The Aware Parent

The Secret Drug Test Blog

The Secret Drug Test Explained

The Secret Drug Test is an instant, home-based drug test that you can apply in the privacy of your own home. Your kits arrive quickly and are discretely packaged. We recommend a regular testing schedule so you will immediately know when there is a sudden use of drugs by your child. Keep additional tests on hand so you can test anytime you become suspicious or concerned about changes in your child.

The Secret Drug Tests are “pen tests” that are about the size of a disposable ink pen.  Each foil-wrapped, sealed package is a complete kit, which includes everything you need: the “pen” (ampoule) with drug detection drops inside, 2 collection papers (slightly smaller than a business card) and instructions that include a color chart showing the reaction colors for a “drug present” result. Everything is wrapped and sealed inside a small foil package. Each kit is designed to conduct up to two tests but once the ampoule is opened, you must conduct the second test within a specified time of the first test. The amount of time between tests varies by test product.

You can test unknown visible substances you find within your home, vehicle or your child’s personal possessions. Or you can test for invisible, trace residues on surfaces in your home, vehicles or on your child’s personal possessions. Simply swipe the area with the test paper and apply the drops. Match the color reaction to the included color chart.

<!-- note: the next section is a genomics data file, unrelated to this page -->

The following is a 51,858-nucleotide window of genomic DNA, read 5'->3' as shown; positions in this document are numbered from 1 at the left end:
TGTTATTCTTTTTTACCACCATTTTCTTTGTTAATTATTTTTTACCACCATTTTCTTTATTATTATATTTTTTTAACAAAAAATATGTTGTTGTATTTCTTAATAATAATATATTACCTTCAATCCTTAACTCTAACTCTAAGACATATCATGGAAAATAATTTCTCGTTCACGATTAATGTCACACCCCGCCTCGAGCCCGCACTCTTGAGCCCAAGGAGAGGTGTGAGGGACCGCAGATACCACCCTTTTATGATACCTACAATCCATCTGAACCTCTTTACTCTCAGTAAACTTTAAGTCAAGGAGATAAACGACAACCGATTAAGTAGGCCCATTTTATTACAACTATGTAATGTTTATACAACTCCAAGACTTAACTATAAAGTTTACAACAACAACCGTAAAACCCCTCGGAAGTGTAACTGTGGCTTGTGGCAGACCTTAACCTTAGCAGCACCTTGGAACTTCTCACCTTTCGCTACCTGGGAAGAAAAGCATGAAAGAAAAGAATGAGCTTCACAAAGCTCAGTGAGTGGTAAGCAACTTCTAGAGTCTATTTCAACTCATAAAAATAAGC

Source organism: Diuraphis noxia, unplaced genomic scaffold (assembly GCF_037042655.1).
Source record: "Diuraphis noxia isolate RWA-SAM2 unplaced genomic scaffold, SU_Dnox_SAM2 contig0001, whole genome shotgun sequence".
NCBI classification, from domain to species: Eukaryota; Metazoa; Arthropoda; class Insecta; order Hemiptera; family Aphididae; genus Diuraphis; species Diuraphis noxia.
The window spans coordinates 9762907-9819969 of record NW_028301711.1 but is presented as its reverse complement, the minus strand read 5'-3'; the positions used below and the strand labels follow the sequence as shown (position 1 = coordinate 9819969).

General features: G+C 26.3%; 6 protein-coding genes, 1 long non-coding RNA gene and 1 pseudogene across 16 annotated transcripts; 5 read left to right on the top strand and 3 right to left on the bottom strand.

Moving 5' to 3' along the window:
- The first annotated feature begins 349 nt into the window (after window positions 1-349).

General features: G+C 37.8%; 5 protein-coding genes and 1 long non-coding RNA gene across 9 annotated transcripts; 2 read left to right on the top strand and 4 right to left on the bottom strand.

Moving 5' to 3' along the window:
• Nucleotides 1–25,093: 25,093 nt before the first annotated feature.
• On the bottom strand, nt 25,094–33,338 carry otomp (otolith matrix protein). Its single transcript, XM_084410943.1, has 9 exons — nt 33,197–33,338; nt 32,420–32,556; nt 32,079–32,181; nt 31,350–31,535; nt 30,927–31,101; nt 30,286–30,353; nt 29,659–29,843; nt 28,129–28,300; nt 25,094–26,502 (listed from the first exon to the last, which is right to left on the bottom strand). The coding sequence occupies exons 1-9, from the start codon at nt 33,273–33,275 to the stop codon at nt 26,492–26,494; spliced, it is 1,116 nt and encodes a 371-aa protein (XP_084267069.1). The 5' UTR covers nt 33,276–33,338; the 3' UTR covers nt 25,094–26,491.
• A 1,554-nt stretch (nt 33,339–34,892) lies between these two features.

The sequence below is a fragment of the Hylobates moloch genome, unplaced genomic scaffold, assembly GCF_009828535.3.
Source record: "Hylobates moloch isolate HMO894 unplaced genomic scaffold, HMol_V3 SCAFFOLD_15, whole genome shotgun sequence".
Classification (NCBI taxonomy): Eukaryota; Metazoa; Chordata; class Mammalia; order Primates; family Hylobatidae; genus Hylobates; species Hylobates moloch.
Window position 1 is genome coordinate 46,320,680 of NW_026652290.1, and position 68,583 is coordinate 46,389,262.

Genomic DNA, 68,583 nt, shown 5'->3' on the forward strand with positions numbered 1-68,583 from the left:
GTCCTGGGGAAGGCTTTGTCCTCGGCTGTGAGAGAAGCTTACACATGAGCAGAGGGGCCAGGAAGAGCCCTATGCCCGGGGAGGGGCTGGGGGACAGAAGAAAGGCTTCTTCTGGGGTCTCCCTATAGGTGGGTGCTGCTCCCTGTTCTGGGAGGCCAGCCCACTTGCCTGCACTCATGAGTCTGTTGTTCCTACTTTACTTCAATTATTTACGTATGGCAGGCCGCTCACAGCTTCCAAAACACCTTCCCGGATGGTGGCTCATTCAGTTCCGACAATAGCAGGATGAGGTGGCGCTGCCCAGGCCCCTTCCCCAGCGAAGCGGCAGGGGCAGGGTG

These tests are the only drug tests available to the home market that can test visible or invisible residues found on surfaces or personal items that your child touches regularly. Test for residues that will come from the handling and use of controlled and illicit substances. (For identification of pills, break in half and rub the rough edge on the test paper for best results.)

Please be aware that these tests are accurate in determining that drugs are present but they do not indicate who is using the drugs. You will need to enter into a discussion with your child at some point and ask if he or she is using drugs. By knowing in advance that drugs have been found within your household, you can educate yourself, prepare for the discussion and have a helpful plan of action in place to begin the process of combating drug use within your family. If it is true that your beloved child is using drugs, you will want to take action. There is nothing positive to be gained by allowing drug use to progress into abuse and potentially drug addiction.

The cost is affordable enough to test your home and vehicle regularly. These drug tests are accurate on trace amounts of drug residues and are the same products used by law enforcement and government agencies.

Secret is upsetting to Some Moms